Thursday, June 25, 2009


Apparently it's morally wrong and we need to go stand in the corner, according to John Dickerson of Slate:

The disturbing glee at Mark Sanford's downfall.

... The minute [Mark] Sanford started speaking, the reviews poured in via e-mail and Twitter. He was rambling, confused. He didn't tear up enough when talking about his wife. He favored his mistress. He answered the questions too thoroughly. All these judgments seemed absurd. A man standing in front of a bank of cameras in the middle of a complete collapse is going to say a lot of things poorly.

The snap judgments failed to acknowledge a grain of the fundamental human carnage we were witnessing. You can laugh at Sanford, as you can laugh at a video of a wrecked Amy Winehouse falling all over her house. But at some point, even though they did it to themselves, you have to feel sorry for them as human beings. You can do that, I think, and not be a fan of adultery or drug use.

I'm not offering Sanford's humanity as an excuse. I'm just marveling at how few people stopped for a moment to even nod to it. My thoughtful colleague William Saletan and Andrew Sullivan were exceptions. Maybe there are others. Maybe people expressed these views in private conversations. But in the e-mails and Twitter entries and blog posts I read in the aftermath, Sanford's human ruin was greeted with what felt like antiseptic glee. The pain he's caused, the hypocrisies he's engaged in, seemed like license to deny him any humanity at all.

Boo freaking hoo. OK, granted: I didn't watch the whole news conference, and in the bits I saw he did seem like a confused guy wrestling with what he'd done.

But you know what? He's a prominent, powerful public figure. He set out to become a prominent, powerful public figure -- specifically seeking positions in which he knew any indiscretion of this kind would be subject to precisely this kind of scrutiny. It seems a tiny price to pay for the privilege of wielding enormous amounts of power over a couple million people, with the potential (at least until this incident) of wielding it over hundreds of millions. I'm supposed to feel sorry for the guy because he's now in a fishbowl when he chose to be in a fishbowl? There's a simple alternative: get a real job. Be like the rest of us schmucks, whose work doesn't take us on frequent junkets to global capitals where we can impress exotic strangers with our romantic Marlboro Man Americanness.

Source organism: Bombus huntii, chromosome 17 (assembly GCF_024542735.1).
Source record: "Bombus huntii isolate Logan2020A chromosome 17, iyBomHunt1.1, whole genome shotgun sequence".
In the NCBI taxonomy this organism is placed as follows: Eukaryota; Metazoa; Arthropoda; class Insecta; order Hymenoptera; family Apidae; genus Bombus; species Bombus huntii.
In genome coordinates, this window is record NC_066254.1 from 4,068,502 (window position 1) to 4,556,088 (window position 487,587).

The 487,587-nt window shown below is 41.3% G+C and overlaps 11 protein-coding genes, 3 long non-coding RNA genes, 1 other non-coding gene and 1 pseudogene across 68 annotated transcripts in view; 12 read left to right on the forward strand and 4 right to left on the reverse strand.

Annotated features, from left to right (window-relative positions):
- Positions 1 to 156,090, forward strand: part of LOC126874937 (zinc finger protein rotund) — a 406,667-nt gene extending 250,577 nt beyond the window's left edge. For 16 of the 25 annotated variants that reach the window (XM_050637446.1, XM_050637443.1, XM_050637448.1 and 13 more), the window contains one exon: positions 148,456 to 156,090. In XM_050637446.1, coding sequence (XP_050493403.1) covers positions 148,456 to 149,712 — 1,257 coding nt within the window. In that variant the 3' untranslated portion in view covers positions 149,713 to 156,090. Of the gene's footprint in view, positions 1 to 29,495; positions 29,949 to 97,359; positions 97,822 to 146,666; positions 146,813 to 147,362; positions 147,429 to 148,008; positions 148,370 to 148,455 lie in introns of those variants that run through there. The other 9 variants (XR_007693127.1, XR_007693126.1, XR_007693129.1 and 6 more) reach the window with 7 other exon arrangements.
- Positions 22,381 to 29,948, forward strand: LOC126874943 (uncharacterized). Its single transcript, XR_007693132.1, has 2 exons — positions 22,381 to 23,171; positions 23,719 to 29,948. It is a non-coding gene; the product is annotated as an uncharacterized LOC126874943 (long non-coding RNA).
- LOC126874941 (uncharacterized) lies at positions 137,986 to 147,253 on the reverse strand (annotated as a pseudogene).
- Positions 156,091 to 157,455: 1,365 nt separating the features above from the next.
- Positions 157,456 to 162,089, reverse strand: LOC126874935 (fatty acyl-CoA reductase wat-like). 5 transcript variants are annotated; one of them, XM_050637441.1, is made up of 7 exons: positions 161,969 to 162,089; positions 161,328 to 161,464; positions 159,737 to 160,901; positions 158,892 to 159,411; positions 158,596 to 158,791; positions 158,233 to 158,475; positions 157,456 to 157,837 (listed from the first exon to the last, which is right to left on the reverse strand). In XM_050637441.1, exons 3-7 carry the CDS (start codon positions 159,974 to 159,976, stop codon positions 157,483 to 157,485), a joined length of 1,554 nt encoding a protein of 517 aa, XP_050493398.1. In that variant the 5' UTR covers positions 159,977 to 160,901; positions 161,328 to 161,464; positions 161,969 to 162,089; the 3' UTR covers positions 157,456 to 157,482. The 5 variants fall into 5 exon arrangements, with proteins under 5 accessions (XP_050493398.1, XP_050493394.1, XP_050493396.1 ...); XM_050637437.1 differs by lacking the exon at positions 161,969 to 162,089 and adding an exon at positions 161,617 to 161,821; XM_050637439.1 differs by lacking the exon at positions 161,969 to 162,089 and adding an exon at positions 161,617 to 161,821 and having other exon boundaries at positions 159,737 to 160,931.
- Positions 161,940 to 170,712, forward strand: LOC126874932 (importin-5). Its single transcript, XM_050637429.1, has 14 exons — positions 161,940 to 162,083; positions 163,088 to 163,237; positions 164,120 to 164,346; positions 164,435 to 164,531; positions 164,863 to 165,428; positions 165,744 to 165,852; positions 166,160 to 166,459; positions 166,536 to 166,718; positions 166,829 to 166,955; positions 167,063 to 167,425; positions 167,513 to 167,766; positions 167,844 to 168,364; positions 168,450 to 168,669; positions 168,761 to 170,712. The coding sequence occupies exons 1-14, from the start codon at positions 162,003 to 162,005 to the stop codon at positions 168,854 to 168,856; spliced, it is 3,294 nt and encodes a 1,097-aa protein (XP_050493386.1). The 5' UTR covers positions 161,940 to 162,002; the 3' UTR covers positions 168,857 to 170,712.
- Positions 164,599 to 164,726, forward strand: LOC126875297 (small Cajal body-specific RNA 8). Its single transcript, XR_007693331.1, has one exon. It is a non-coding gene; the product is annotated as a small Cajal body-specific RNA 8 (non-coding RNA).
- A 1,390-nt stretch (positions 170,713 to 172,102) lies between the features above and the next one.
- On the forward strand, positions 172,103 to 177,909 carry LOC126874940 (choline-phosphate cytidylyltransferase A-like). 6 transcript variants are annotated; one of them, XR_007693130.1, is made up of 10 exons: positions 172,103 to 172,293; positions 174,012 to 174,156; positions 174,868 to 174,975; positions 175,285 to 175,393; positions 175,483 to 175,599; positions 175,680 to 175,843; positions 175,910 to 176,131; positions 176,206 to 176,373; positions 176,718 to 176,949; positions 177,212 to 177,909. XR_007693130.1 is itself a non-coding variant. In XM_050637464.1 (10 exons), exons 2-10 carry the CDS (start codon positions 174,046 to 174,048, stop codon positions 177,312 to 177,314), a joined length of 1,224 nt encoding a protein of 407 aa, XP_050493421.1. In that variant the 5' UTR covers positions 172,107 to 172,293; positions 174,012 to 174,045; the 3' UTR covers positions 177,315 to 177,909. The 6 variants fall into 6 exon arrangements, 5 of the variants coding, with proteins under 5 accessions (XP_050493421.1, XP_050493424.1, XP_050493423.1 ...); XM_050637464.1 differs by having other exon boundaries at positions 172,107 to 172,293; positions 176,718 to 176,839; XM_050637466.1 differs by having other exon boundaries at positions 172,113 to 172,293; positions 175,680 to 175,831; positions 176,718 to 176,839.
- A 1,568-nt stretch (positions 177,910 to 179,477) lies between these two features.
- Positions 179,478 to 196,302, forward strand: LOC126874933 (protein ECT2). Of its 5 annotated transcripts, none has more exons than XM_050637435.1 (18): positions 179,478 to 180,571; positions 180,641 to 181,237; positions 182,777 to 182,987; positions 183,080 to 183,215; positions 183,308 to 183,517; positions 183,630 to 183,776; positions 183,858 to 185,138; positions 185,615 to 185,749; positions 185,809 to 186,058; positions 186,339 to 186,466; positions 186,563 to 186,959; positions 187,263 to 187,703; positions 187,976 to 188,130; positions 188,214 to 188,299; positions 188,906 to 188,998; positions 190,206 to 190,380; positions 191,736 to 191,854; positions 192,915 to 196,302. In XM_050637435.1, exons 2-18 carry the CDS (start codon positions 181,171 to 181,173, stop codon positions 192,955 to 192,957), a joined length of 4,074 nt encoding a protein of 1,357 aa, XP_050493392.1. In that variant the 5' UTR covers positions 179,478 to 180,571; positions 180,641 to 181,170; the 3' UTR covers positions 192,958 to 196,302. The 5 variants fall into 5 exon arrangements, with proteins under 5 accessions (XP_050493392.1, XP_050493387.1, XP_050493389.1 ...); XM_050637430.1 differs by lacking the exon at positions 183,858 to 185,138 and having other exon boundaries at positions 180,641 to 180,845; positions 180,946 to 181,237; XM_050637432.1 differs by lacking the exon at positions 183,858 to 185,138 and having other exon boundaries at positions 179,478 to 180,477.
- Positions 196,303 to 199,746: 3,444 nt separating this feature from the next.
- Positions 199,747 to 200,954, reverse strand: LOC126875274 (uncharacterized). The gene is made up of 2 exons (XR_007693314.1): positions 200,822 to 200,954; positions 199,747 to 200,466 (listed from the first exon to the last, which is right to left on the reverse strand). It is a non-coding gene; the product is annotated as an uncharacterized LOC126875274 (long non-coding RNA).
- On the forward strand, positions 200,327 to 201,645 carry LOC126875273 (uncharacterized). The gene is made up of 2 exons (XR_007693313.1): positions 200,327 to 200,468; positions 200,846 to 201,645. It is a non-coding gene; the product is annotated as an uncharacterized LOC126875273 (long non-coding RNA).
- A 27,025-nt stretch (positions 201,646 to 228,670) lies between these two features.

And John -- Amy Winehouse? It's morally wrong to laugh at this woman? Yes, I know she's a victim of her biochemistry. In the higher-level, rational parts of my brain, I realize that a tendency toward addiction is quite possibly killing her, and that's a grim story. But hey, I'm a nobody, while she's become a fabulously successful superstar borrowing the musical style of another race and era; she courted the limelight -- but I guess now, after we paid her all that money, we're not supposed to pay any attention to what she does in the limelight we made possible for her. We're supposed to weep for her when her best-known freaking song is a middle finger waved at the very notion of getting clean -- and when there are millions of other addicts out there who don't have a millionth of the resources and opportunities she has to straighten up.

And getting back to Sanford, no, I'm not being a party-hack hypocrite. I wanted Bill Clinton to stay in office once it was clear he wouldn't resign, but I could never blame anyone who thought his sexual behavior was funny, or pathetic, or hurtful. I wrote a dumb post about John Edwards, but, yeah, his affair and the cover-up are absurd, and he's a cad. Spitzer, McGreevey, etc., etc.? Pretty pathetic, and quite understandably mocked. (McGreevey's struggle with his sexuality isn't pathetic at all, but, yeah, the narrative of his cheating was tawdry.)

Whether these people should be driven from public life is a separate story; for that, our rational brains should take over. But these are questions involving status and power -- it's a normal human response to be at least somewhat amused when the powerful cut themselves down to size.

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